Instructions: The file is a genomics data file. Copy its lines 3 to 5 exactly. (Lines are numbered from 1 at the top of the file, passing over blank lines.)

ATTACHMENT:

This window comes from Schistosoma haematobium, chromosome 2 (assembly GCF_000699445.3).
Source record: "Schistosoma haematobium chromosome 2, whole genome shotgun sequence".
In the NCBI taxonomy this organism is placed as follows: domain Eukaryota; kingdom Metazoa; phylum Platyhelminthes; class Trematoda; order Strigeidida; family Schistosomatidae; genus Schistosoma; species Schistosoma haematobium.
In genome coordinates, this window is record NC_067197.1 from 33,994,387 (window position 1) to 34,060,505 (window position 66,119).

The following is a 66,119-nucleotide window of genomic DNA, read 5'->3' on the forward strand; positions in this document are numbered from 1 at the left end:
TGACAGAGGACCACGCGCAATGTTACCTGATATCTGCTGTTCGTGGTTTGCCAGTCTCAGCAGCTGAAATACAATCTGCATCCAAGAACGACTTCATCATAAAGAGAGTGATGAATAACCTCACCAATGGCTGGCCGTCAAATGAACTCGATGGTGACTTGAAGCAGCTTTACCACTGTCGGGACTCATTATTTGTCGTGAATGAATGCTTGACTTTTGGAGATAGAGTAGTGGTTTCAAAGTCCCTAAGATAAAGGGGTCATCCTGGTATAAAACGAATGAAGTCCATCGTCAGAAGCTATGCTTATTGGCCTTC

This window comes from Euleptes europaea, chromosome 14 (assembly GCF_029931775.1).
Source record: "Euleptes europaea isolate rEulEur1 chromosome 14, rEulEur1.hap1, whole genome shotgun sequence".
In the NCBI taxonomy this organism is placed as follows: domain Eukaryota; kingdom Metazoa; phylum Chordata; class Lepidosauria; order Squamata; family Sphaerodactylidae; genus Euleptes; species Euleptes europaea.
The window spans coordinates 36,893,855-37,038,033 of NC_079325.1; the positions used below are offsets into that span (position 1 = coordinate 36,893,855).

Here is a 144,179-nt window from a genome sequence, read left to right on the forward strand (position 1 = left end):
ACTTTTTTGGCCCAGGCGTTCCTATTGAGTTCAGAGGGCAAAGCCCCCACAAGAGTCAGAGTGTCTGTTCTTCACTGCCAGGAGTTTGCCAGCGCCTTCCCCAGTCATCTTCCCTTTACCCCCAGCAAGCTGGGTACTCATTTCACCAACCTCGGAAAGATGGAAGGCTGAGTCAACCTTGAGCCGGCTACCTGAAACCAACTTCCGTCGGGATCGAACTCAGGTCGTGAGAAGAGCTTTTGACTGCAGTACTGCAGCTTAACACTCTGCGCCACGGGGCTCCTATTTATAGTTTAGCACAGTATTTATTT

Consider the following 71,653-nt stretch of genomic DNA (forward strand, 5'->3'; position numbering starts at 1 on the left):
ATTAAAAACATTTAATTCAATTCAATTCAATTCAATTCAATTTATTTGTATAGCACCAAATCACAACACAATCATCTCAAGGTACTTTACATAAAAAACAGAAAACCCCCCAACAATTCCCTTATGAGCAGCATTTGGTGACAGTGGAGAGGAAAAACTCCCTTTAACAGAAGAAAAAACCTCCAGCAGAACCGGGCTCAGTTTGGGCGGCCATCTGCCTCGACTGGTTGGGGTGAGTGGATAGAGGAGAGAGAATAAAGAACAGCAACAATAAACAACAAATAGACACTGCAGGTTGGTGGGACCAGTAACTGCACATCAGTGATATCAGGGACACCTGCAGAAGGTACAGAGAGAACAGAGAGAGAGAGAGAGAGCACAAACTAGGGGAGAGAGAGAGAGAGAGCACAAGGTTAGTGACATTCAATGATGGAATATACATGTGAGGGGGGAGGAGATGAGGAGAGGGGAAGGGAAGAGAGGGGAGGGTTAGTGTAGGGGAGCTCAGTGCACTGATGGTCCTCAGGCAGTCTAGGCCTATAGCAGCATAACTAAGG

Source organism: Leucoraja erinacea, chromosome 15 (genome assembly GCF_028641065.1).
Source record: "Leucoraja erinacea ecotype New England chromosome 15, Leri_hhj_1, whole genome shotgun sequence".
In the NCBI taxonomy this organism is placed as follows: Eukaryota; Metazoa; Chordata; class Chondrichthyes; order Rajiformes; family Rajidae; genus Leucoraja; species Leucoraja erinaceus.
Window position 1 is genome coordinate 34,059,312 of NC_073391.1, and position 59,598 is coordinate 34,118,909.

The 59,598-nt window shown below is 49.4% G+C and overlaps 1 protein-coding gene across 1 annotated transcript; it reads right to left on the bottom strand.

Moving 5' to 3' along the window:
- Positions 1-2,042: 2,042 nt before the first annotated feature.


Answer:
In the NCBI taxonomy this organism is placed as follows: domain Eukaryota; kingdom Metazoa; phylum Platyhelminthes; class Trematoda; order Strigeidida; family Schistosomatidae; genus Schistosoma; species Schistosoma haematobium.
In genome coordinates, this window is record NC_067197.1 from 33,994,387 (window position 1) to 34,060,505 (window position 66,119).

The following is a 66,119-nucleotide window of genomic DNA, read 5'->3' on the forward strand; positions in this document are numbered from 1 at the left end: